There have been many reorganisations in transport, particularly on the railways, and perhaps too many, but it is astonishing to realise just how smoothly these major upheavals and changes, which have produced Regulations such as these, have taken place. When we remember, for example, that between 1963 and 1969 the number of men employed by the railways, if we exclude the transfer of functions, fell by about 218,000, or about 44 per cent. of the labour force, we realise that a tribute should be paid to the British Railways Board and to the trade unions concerned for ensuring that such a major change took place with so little misunderstanding and trouble. In these circumstances, it is very important that the Regulations should be right, and I think that in this case they largely are.
There are just two brief points which I would like to put to the Minister and on which I should greatly appreciate his observations. Many of us were rather surprised to find that only three cases of compensation arose under the previous Regulations stemming from the 1962 Act. The main reason for that, of course, was the very generous resettlement scheme offered by the railways, and also the smoothness and harmony with which changes of this major order were carried out by the Railways Board. The Board has shown itself extremely flexible and sympathetic in such matters.
On the other hand, I should like an assurance that the benefits made available by these Regulations are known to all those affected by them. I wonder whether the Minister could give an assurance that every endeavour will be made to make all employees affected by the reorganisation and change aware of the benefits which are available in compensation under these Regulations.
753 The second question which arises relates to the British Transport police. It is clear that as a result of the reorganisation of transport and also the review which is taking place at the present time, in certain circumstances there will be a reduction in the numbers of transport police required. There is nothing definite about this, of course, and it will not be clear until we know the nature and scope of the review which is taking place. But one of the normal procedures in police service is early retirement, and this is built up by the numbers of years of service of the various transport police involved. I wonder whether the Minister could give any indication what would be the position of someone made redundant in the transport police who later became a member of a normal civil police force. Would the years of service be credited to him, and, if not, would compensation be available under these regulations?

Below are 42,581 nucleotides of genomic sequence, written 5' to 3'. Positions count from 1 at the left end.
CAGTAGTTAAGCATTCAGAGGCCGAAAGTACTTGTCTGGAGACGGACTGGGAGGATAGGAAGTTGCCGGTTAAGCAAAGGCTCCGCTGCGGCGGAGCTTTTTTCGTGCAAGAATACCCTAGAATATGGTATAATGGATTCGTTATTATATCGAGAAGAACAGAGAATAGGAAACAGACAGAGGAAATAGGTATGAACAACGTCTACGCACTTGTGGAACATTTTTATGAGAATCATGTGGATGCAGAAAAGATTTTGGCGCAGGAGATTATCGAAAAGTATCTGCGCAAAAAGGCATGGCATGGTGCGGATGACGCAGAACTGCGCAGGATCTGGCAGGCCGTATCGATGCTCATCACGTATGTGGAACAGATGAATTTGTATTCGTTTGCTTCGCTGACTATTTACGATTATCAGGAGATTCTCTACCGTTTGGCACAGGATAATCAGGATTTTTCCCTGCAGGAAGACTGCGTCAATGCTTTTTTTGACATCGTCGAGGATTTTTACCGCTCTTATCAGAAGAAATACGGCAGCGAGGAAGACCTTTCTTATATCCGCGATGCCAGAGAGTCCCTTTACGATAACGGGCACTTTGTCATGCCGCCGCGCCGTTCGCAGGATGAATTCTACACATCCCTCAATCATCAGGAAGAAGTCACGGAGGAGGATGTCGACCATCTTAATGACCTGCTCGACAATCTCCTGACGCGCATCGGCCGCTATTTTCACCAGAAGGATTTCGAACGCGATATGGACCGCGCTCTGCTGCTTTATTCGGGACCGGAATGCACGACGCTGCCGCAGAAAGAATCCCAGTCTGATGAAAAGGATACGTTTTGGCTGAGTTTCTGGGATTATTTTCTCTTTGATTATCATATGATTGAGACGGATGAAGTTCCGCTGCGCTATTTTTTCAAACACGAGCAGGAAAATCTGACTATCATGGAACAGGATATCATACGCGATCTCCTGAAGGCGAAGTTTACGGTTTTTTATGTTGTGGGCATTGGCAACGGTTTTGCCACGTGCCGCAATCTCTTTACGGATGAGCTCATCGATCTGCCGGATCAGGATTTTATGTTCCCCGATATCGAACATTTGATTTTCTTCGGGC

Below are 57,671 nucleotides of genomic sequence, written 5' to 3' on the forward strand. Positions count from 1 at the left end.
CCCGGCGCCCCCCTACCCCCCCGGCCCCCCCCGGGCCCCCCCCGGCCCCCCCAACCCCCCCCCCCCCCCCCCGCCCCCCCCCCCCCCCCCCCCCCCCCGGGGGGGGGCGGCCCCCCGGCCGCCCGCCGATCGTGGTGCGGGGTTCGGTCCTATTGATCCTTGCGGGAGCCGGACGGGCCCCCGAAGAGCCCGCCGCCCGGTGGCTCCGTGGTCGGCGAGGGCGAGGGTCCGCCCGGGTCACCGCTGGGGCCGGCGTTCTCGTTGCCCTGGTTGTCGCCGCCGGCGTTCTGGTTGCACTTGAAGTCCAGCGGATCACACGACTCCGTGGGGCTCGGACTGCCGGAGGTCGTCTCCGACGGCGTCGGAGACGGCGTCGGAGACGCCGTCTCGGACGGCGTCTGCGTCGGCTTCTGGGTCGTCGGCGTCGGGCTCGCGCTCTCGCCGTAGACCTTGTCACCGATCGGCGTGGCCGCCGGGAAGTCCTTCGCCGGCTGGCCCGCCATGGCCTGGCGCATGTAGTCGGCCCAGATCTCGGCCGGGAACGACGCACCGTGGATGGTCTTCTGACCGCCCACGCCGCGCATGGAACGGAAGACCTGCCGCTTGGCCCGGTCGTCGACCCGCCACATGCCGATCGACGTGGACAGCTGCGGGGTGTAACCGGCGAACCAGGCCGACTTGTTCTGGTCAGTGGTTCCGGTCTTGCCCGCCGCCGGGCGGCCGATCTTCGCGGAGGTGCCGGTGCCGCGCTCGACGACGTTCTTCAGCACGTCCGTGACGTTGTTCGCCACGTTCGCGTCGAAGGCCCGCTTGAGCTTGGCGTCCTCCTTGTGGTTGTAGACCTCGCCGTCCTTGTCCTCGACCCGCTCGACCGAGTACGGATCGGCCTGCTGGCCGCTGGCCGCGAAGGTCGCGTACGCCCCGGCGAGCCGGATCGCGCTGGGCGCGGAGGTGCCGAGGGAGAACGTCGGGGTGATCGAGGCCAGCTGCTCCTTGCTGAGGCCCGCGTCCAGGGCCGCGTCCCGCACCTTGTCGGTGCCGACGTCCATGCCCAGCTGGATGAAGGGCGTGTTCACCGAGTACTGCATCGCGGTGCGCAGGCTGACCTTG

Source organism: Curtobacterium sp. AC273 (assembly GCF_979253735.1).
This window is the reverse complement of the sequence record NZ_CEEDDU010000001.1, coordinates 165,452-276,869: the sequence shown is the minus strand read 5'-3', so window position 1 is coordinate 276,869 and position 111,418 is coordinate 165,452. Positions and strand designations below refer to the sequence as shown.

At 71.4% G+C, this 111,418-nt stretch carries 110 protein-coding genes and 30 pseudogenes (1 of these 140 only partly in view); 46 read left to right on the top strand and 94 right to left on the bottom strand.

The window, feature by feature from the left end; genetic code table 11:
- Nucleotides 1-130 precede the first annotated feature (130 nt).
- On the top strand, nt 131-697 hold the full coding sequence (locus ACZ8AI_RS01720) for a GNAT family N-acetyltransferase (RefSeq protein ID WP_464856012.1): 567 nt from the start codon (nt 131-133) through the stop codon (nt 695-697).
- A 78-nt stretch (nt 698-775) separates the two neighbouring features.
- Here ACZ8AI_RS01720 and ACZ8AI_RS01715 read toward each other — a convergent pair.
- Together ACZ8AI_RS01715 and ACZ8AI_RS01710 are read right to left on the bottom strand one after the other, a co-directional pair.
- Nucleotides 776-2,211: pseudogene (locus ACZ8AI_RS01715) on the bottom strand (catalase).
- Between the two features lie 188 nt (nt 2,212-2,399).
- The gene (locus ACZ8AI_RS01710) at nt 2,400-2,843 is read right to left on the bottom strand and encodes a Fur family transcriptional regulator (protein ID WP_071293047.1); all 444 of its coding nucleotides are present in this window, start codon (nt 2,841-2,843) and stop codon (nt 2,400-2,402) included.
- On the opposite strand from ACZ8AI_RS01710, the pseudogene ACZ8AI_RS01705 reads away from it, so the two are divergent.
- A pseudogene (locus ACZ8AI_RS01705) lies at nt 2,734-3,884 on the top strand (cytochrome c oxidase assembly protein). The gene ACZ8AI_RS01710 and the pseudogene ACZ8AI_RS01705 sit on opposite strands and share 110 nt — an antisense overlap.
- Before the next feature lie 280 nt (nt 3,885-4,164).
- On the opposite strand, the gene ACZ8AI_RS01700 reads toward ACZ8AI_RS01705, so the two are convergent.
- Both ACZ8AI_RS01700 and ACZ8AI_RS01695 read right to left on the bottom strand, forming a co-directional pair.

Those are the two specific points on which I should appreciate the Minister's observations, but I think it is fair to say that the Regulations are necessary. They will be appreciated by all those involved in transport. The point that certainly arises out of these Regulations and previous Regulations is that we should express our gratitude to the British Railways Board and to the unions in transport for the very sympathetic, humane and flexible way in which a major upheaval of manpower and a major reduction in the 754 number of men employed on the railways has been achieved. It has been done extremely well, and perhaps we should pay tribute to them tonight.
§ 10.7 p.m.
§ Mr. Murray
I would like to thank the hon. Member for Glasgow, Cathcart (Mr. Edward M. Taylor) and join him in the tribute he has paid to all those concerned, the Railways Board and the trade unions, for the way they have dealt with this particular problem.
In general, the substance of these Regulations is the same as that of the Regulations under the 1962 Act, and in a sense they are more generous in the making of provisions for widows and dependants.
On the two particular points which the hon. Member raised, certainly I can give him the assurance that the Regulations will be made known to anybody who might possibly be affected. On his second point, I know of no reason to suppose that a member of the British Transport Police Force who suffered a loss or diminution of pension rights would be treated under Part V of these Compensation Regulations any differently from employees in other parts of the nationalised transport industry.
§ Question put and agreed to.
That the British Transport (Compensation to Employees) Regulations 1970, a draft of which was laid before this House on 10th December, be approved.